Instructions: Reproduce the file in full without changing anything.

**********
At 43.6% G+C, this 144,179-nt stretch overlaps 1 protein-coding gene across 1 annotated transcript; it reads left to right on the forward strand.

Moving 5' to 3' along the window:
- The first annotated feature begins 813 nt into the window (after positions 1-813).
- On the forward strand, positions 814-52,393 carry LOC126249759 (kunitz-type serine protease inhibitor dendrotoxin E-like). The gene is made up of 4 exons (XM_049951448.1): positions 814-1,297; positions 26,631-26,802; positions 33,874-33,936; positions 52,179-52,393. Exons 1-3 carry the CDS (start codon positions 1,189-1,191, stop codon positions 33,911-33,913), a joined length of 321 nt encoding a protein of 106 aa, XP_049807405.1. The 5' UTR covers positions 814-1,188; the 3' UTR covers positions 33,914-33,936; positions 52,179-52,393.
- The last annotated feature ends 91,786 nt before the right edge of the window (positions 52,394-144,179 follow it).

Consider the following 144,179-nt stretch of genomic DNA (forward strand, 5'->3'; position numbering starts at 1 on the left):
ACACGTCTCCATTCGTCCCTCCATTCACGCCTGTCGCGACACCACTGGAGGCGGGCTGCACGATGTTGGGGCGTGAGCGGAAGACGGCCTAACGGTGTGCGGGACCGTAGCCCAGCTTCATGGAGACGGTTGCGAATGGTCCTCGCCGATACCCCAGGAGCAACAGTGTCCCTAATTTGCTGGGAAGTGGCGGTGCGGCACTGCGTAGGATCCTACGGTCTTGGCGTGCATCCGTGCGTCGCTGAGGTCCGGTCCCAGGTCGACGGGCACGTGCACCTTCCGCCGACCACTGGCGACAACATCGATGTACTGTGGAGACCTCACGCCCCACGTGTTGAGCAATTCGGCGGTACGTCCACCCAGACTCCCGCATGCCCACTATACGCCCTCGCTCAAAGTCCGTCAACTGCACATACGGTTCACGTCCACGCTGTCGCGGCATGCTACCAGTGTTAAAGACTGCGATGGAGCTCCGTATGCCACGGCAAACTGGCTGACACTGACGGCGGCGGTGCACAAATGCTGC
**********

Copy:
At 43.6% G+C, this 144,179-nt stretch overlaps 1 protein-coding gene across 1 annotated transcript; it reads left to right on the forward strand.

Moving 5' to 3' along the window:
- The first annotated feature begins 813 nt into the window (after positions 1-813).
- On the forward strand, positions 814-52,393 carry LOC126249759 (kunitz-type serine protease inhibitor dendrotoxin E-like). The gene is made up of 4 exons (XM_049951448.1): positions 814-1,297; positions 26,631-26,802; positions 33,874-33,936; positions 52,179-52,393. Exons 1-3 carry the CDS (start codon positions 1,189-1,191, stop codon positions 33,911-33,913), a joined length of 321 nt encoding a protein of 106 aa, XP_049807405.1. The 5' UTR covers positions 814-1,188; the 3' UTR covers positions 33,914-33,936; positions 52,179-52,393.
- The last annotated feature ends 91,786 nt before the right edge of the window (positions 52,394-144,179 follow it).

Consider the following 144,179-nt stretch of genomic DNA (forward strand, 5'->3'; position numbering starts at 1 on the left):
ACACGTCTCCATTCGTCCCTCCATTCACGCCTGTCGCGACACCACTGGAGGCGGGCTGCACGATGTTGGGGCGTGAGCGGAAGACGGCCTAACGGTGTGCGGGACCGTAGCCCAGCTTCATGGAGACGGTTGCGAATGGTCCTCGCCGATACCCCAGGAGCAACAGTGTCCCTAATTTGCTGGGAAGTGGCGGTGCGGCACTGCGTAGGATCCTACGGTCTTGGCGTGCATCCGTGCGTCGCTGAGGTCCGGTCCCAGGTCGACGGGCACGTGCACCTTCCGCCGACCACTGGCGACAACATCGATGTACTGTGGAGACCTCACGCCCCACGTGTTGAGCAATTCGGCGGTACGTCCACCCAGACTCCCGCATGCCCACTATACGCCCTCGCTCAAAGTCCGTCAACTGCACATACGGTTCACGTCCACGCTGTCGCGGCATGCTACCAGTGTTAAAGACTGCGATGGAGCTCCGTATGCCACGGCAAACTGGCTGACACTGACGGCGGCGGTGCACAAATGCTGC